Easter Eggs

Image result for victorian easter cards
First published in Local Reach
Many people today celebrate Easter by indulging in a lot of chocolate rather than commemorating the resurrection of Christ.  Chocolate eggs are, of course, a relatively new invention but the Easter egg, as a symbol of re-birth and fertility goes back a long way.

Before Christianity eggs were painted with bright colours to celebrate Spring and it was a popular custom in the Middle Ages.  In the household accounts of Edward I there was an entry in 1307 which recorded a cost of 18 pence for “450 eggs to be boiled and dyed and covered with gold leaf and distributed to the Royal household.”  

In the 18th century people could buy papier-maché eggs which were then decorated and filled with a small gift.  

It was not until the 19th century that a method of making chocolate eggs was devised, initially by the French and Germans and then copied by British manufacturers including John Cadbury who made the first Cadbury Easter egg in 1875.    The first decorated eggs were plain shells decorated with marzipan flowers and chocolate piping.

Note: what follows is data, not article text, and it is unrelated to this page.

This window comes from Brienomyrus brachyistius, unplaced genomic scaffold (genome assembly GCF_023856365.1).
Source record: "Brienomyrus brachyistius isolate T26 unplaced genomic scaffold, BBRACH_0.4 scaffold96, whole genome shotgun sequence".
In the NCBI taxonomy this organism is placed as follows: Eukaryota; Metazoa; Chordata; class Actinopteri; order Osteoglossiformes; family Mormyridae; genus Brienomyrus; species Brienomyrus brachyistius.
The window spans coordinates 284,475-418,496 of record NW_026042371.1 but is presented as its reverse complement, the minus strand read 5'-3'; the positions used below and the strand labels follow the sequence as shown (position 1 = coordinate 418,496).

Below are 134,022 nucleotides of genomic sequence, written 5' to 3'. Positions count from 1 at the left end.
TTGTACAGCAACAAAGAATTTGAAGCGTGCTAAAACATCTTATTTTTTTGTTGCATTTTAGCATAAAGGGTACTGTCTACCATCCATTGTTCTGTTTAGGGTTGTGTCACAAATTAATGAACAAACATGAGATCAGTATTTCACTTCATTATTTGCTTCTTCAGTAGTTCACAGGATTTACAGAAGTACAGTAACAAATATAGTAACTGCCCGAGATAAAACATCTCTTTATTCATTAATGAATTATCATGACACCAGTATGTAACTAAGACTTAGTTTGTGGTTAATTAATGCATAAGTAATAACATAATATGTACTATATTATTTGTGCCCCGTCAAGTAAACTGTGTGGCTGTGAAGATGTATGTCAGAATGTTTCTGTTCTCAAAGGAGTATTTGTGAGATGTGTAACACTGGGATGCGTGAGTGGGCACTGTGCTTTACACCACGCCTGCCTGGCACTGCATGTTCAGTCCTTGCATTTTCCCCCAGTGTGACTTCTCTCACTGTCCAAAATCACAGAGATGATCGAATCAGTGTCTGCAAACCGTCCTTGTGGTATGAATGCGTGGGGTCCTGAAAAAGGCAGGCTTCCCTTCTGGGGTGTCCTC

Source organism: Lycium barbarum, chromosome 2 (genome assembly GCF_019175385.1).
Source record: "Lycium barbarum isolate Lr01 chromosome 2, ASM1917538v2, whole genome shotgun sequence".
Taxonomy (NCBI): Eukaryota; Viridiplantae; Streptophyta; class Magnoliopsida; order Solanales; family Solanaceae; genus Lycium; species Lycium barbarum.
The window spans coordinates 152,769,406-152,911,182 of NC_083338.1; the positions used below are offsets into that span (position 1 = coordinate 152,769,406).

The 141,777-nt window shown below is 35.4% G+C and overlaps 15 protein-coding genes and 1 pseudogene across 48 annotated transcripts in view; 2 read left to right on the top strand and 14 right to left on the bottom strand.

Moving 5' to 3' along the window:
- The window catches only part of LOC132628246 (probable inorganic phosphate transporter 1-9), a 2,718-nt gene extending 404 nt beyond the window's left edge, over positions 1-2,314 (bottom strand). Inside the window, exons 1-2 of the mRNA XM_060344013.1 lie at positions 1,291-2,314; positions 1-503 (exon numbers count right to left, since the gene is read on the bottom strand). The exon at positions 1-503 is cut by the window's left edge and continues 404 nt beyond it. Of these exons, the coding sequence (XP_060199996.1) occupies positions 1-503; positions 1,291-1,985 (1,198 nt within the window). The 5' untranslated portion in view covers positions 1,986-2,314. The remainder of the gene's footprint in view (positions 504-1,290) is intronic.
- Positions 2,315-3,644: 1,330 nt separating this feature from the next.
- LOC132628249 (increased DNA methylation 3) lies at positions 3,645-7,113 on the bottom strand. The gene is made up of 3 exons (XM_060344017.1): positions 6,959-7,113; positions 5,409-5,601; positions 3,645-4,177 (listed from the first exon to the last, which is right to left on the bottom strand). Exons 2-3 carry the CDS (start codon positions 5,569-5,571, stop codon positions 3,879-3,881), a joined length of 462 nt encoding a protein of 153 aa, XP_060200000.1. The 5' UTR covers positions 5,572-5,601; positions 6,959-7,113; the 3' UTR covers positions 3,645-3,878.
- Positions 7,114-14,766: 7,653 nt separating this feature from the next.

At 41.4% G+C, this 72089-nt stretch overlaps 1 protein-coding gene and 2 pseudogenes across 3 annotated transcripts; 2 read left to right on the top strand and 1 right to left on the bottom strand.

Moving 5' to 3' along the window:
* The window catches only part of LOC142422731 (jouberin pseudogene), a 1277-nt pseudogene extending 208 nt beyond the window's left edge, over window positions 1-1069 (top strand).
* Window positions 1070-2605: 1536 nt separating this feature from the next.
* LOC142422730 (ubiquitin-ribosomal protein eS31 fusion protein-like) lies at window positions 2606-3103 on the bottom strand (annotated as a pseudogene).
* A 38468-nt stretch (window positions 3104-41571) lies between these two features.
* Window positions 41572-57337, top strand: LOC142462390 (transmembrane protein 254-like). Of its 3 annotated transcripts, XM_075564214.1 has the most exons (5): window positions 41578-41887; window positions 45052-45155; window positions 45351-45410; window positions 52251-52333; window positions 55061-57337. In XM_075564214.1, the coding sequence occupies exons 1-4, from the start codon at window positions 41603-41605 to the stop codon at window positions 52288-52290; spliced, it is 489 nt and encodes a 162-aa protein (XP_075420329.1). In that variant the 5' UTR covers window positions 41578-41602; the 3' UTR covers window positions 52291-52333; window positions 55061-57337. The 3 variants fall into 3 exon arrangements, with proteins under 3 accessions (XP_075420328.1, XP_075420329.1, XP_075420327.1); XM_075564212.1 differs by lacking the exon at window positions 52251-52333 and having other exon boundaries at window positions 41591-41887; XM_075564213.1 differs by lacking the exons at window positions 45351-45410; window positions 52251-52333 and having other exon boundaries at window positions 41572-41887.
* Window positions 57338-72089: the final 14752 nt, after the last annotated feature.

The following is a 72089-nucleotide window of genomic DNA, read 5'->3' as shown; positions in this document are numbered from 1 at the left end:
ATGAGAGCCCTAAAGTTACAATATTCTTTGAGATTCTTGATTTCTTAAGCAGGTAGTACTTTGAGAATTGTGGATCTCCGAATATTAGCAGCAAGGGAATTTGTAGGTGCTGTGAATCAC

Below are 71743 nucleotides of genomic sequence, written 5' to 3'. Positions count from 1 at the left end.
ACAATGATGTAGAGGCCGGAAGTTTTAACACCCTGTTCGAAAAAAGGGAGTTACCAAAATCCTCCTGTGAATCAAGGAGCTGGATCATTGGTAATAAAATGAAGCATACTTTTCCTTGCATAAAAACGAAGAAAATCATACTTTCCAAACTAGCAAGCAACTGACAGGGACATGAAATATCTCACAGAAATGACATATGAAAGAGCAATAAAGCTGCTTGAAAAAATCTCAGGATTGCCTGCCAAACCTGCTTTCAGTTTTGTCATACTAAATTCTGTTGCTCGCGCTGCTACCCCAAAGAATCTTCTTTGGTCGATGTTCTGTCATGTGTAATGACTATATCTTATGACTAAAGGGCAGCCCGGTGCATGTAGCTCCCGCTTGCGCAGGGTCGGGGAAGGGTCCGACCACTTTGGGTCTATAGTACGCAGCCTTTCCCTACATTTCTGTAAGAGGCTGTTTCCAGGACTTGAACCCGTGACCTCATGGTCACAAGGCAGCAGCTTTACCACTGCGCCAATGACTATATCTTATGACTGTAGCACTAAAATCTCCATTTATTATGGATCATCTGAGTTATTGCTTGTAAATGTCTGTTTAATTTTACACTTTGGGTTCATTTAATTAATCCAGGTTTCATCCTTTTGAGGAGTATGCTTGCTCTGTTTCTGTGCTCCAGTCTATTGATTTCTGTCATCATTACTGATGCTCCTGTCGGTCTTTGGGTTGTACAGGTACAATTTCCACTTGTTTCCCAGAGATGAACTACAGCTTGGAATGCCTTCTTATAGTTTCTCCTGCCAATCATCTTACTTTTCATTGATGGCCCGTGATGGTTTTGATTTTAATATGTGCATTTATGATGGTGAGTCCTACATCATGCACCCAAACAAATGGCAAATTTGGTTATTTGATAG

But it was not all about chocolate.

Image courtesy of the Faberge Collection

In Russia, during the early years of the 20th century, the jeweller Carl Fabergé made highly decorated eggs for both Czar Alexander III and Czar Nicholas II.  The very first was a gift from Czar Alexander to his wife.   It was made of gold and white enamel with a golden yolk, inside which was a golden hen with a ruby pendant inside.  This was so impressive that the Czar ordered Fabergé to make one for the Czarina every Easter and 10 were produced for her between 1885 and 1893.   Alexander’s son, Nicholas, carried on the tradition ordering two to be made every year for his mother and wife. Although the design was left up to Fabergé, each egg had to have a surprise in it. One amazing egg celebrated the opening of the Trans-Siberian railway. It was made of solid silver, with a map of the train route on it. The stations were marked with precious Jewels, and inside was a gold clockwork train! 

Whilst few, if any, of us can afford a Faberge egg at least we can have a chocolate one!

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